SPE's interface is easy to use. It provides tabs for getting around, which I prefer to a large amount of drop-down menus, buttons, and dialogs. It has hotkeys for fast access to several of its features.
For each open file SPE displays three tabs named Source, PyDoc, and Uml. Source allows you to view the source code, PyDoc displays the doc strings in the source code, and Uml lists the functions and classes in the file, and arranges functions that belong to a class to be near to each other.
Near the bottom of the main window are eleven tabs, several of which are especially useful. For instance, if you need to test a few lines of code, you can write them in the integrated Shell tab rather than opening an external shell and starting the Python interpreter. When testing a program, SPE can either use an external console or the built-in shell. When running a script in the integrated shell, SPE shows a dialog that allows a programmer to add command-line arguments. The built-in shell's output is nicely formatted and colored (with, for instance, red for errors and warnings) and routed to the Output tab.
The Notes tab lets you jot down anything important. In Linux, notes are saved in ~/spe/defaults.sws; in Windows it's in C:\Documents and Settings\user\.spe\default.sws. Each note is assigned to the file it was written for.
The Find tab makes quick work of looking for a specific piece of code in a directory filled with files. For example, if I were looking for
pygame.display.set_caption("Hello World") in a directory with 25 files and I did not know which file(s) this bit of code was in, I could either grep for it, or save myself time and use the Find tab.
The Browser tab allows you to quickly open files that are in the same working directory.
SPE allows programmers to adjust the indentation spaces to their preference, and you can keep SPE from displaying white space. If there is more than one file open, SPE can show the files as rows, columns, or "notebook" (allowing you to switch between open files through a tab interface). SPE can single out and display docstrings. It has an autocomplete feature for code. In addition to a syntax checker, SPE includes an interface for two wxPython GUI designers and the ability to comment or uncomment hundreds of lines of code at a time by pressing Alt-3 or Alt-4.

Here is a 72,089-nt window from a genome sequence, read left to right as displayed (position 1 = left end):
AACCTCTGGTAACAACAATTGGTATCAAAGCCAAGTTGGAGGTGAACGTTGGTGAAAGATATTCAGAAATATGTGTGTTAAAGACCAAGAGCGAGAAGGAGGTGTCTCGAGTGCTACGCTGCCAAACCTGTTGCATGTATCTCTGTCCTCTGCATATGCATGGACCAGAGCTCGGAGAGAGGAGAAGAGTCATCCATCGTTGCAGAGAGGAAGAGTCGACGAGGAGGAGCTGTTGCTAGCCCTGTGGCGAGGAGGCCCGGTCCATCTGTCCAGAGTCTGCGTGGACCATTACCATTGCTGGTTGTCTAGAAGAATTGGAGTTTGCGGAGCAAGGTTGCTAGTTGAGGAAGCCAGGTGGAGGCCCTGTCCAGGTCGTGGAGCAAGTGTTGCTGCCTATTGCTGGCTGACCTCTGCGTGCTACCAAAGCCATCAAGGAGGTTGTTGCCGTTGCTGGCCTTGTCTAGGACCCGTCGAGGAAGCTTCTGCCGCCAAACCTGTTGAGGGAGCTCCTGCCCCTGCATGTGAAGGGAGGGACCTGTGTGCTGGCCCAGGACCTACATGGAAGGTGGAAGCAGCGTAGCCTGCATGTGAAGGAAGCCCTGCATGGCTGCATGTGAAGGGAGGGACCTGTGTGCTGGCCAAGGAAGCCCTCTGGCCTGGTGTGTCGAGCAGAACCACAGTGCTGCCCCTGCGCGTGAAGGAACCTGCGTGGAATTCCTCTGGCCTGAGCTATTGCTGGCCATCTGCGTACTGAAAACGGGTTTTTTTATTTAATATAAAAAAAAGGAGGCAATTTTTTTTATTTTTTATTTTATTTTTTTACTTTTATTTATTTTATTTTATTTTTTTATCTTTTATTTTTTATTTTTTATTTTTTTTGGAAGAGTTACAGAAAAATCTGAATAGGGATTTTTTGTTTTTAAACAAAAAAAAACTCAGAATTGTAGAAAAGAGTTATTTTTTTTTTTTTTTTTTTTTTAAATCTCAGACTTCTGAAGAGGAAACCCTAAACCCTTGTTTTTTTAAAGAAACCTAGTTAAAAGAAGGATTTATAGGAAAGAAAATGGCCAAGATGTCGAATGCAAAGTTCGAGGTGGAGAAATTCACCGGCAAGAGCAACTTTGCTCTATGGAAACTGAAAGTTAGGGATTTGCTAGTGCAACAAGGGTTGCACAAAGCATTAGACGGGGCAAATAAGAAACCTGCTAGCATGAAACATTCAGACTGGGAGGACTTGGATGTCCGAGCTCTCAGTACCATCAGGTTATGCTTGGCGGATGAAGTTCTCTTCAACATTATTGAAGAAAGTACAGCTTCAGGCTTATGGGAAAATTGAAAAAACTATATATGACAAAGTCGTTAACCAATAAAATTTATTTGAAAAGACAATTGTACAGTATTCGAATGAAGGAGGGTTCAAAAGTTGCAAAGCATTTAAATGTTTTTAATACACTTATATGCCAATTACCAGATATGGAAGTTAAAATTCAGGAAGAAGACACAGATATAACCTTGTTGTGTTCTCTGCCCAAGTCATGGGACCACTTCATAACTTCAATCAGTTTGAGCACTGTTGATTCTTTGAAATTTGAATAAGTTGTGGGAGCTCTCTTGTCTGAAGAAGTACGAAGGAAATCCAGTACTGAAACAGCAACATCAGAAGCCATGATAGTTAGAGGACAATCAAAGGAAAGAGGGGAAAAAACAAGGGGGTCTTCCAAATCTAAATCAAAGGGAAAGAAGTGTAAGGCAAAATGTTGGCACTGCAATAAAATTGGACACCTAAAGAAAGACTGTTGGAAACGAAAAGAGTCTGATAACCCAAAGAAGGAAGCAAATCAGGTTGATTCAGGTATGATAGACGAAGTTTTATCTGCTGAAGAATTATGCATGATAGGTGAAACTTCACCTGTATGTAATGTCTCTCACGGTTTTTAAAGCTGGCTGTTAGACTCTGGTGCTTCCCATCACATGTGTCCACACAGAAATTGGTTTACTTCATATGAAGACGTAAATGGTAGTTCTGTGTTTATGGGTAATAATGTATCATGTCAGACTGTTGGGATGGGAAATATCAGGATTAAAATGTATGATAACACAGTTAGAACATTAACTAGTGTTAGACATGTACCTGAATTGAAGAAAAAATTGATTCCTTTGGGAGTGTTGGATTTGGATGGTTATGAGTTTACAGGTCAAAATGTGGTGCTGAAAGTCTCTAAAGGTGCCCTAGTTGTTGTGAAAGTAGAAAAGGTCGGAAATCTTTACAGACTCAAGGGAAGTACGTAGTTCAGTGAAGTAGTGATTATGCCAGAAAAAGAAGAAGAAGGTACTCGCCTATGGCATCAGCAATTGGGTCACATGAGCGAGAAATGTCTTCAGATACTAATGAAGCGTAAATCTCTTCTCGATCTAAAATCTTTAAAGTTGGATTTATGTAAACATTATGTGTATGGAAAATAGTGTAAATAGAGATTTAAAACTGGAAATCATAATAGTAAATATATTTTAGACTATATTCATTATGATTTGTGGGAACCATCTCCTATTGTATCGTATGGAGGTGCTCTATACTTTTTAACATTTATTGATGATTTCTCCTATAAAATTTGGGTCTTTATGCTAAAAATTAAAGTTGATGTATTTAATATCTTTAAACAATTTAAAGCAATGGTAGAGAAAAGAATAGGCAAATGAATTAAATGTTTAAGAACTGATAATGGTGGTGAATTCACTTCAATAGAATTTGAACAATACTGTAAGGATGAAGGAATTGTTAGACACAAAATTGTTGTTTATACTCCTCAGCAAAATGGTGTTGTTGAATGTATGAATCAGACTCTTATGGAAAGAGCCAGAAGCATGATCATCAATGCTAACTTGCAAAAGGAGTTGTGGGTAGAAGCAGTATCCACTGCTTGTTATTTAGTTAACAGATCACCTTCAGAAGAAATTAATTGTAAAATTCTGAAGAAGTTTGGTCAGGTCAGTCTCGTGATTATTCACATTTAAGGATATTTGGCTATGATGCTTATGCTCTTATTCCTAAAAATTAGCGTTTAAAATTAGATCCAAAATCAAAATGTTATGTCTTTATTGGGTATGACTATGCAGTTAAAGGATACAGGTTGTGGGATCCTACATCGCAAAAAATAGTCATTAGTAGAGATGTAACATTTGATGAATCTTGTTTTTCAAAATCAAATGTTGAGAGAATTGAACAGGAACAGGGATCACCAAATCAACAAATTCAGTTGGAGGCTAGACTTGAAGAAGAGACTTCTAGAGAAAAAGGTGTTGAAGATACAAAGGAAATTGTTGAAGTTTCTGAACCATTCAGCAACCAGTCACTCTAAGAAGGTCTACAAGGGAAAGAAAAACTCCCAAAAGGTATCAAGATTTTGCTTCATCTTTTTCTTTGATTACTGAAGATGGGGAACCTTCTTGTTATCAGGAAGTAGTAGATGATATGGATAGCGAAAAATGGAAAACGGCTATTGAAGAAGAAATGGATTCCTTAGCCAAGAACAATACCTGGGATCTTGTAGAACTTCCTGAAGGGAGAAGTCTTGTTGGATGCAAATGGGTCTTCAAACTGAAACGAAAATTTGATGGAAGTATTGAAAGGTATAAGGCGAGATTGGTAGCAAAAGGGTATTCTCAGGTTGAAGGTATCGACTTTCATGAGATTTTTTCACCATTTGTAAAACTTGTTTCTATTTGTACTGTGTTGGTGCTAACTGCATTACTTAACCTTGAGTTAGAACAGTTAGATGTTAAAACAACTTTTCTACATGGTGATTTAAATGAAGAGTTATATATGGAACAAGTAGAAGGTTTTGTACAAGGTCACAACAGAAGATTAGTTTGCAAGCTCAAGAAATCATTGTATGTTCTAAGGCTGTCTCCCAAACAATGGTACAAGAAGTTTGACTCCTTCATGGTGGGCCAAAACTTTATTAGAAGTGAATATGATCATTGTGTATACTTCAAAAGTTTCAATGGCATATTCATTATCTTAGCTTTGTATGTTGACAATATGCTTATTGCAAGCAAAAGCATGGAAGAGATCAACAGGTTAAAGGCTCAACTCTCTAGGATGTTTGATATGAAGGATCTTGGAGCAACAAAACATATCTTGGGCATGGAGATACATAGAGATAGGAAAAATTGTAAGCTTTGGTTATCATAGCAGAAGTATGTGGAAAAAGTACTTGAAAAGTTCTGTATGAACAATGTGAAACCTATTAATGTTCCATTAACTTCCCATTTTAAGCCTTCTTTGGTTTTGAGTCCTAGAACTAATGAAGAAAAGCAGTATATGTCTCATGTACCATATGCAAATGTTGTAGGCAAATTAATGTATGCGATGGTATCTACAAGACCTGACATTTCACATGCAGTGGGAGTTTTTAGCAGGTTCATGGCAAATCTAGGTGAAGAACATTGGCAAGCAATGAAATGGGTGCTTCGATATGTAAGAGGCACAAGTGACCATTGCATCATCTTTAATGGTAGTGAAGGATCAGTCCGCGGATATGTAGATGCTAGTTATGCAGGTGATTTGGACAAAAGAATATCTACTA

SPE makes managing classes and functions easy with a sidebar. I can click on any class or function in the list to have SPE take me to the line that has the class/function on it. Right-click on the
__init__(self, vid) entry and SPE will go to the function
__init__(self, vid) within class HUD. This saves time, especially when a program is hundreds of lines long (and if it's nicely organized into classes), as there is no need to search for a particular class or function. SPE can also go to the lines where Python imports a module (useful when someone has their import lines spread all over the code), just as it does with classes and functions.
SPE can be run from a USB drive, which is helpful given the cross-platform advantages of Python. I put this to the test by booting into Windows, installing Python 2.4.3 and wxPython 2.6, and downloading the -no_setup.zip version of SPE, which works on both Windows and Linux (and apparently Mac OS X too). I found that SPE did work off a USB drive, but it requires Python and wxPython to be installed on the host (whether the programmer is using Windows or Linux). For those who are very mobile, a commercial, fully external Python environment for Windows called Movable Python lets you develop and test without the need for installing Python and wxPython on the host.
My few complaints with SPE are the limited selection of external shells you can start when running a script, the lack of a QT GUI designer, the fact that some features are not KDE-compatible, and the inability to assign hotkeys for drop-down menu shortcuts, such as running a script externally. Otherwise, SPE is a nice cross-platform, feature-filled IDE, and it is exceptionally useful when you're debugging code.